A unique book written by and for patients with schizophrenia, with contributions by psychiatrists, psychologists, nurses, social workers, and psychiatric rehabilitation workers. Diagnosis: Schizophrenia is intended to develop and strengthen the understanding of this disease, and to offer tools for patients, their families, and those who provide treatment. Chapters 1 through 15 contain personal stories of patients with schizophrenia, detailing their personal experiences with the first onset of the disease and coping with symptoms. Other chapters provide information on medication, social services, and rehabilitation services.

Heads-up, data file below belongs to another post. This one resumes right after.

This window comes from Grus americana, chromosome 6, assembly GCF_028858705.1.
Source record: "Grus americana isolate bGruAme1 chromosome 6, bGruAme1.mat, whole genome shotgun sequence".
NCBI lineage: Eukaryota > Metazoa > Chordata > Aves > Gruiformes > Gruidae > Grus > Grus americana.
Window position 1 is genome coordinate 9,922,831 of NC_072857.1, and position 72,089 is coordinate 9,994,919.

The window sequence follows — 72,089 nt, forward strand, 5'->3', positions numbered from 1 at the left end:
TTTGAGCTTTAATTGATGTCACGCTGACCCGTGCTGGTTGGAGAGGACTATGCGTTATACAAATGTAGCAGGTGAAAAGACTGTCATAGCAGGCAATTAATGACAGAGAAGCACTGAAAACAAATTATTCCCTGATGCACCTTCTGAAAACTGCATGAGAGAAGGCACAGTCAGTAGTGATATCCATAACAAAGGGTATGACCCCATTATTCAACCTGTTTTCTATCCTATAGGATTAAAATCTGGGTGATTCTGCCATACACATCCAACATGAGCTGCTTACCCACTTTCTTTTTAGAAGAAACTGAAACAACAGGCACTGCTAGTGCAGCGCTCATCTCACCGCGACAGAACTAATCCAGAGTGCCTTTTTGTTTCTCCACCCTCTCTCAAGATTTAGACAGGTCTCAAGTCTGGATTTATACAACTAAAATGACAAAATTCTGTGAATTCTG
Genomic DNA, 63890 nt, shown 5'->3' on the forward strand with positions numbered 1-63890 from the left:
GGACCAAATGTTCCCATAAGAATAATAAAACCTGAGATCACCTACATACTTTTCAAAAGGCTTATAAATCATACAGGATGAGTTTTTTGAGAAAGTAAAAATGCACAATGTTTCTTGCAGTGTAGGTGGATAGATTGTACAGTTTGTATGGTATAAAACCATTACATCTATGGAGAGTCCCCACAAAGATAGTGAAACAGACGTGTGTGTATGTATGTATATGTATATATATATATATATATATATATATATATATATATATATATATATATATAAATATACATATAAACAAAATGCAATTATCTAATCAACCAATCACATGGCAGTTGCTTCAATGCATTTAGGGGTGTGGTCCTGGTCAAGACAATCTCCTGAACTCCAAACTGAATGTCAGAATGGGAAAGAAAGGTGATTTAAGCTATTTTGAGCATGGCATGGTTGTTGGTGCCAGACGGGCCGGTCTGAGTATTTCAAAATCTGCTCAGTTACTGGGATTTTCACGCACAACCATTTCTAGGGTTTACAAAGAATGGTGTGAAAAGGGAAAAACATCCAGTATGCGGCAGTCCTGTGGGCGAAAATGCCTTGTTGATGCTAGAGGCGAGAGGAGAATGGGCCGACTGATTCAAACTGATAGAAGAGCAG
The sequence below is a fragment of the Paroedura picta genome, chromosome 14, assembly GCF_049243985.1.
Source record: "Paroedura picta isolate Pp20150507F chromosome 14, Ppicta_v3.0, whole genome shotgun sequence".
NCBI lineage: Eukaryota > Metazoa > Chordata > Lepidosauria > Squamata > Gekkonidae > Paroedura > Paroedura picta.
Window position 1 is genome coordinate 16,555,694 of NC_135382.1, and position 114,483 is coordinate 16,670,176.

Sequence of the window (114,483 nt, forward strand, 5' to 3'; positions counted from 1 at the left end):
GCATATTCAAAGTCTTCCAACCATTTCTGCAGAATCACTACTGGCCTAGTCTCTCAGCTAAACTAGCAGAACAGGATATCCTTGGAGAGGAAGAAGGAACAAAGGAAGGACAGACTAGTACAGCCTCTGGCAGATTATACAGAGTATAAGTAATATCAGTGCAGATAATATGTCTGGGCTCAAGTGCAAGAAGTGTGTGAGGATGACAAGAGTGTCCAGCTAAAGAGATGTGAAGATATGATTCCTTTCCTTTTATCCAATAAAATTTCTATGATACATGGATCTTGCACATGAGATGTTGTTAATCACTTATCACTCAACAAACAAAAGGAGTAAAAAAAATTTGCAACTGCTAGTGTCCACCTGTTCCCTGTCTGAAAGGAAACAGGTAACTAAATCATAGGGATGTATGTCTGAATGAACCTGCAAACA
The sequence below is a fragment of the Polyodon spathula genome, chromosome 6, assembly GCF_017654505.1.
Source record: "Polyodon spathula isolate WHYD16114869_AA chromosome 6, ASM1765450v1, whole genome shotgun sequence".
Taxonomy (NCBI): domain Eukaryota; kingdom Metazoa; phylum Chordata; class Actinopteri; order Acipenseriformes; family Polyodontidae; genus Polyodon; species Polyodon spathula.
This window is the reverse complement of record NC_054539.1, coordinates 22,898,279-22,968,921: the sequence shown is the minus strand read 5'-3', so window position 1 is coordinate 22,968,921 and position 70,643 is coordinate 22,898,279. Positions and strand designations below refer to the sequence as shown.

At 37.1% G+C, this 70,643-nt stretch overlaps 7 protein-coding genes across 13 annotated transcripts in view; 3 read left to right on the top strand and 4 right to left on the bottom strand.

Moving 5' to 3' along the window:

Shrouded in myth and mystery, distorted by sensationalist films like The Three Faces of Eve and mistakenly confused with multiple personality disorder, schizophrenia, the authors argue, is one of the least understood mental disorders in the world. It affects 1% of the U.S. population, and this book, primarily targeted at those with the disease, marks an important entry in the mental health genre, particularly since it is coauthored by a group of 35 patients (from a New York treatment program) and has first-person accounts of diagnosis, delusional states and recovery. Miller and Mason, social workers who specialize in the issue, note that while it's still not clear if there is a cure for schizophrenia, many people can successfully manage the condition through a combination of structured routines, medication and therapy. Readers with short attention spans will be able to handle the short chapters, which offer straightforward, nonjudgmental advice on handling a variety of symptoms. Of particular interest are the sections addressing how much information to give co-workers and employers. The authors assume no prior knowledge or background on the subject, and their book is far easier to understand than the classic title for schizophrenics and their families, E. Fuller Torrey's Surviving Schizophrenia. Illus. (Sept.) Forecast: While the press information indicates that the publisher hopes to capitalize on the recent interest in Andrea Yates and John Nash, a more general readership seems unlikely, given the book's obvious orientation toward people diagnosed with schizophrenia, their friends and relatives. Copyright 2002 Cahners Business Information.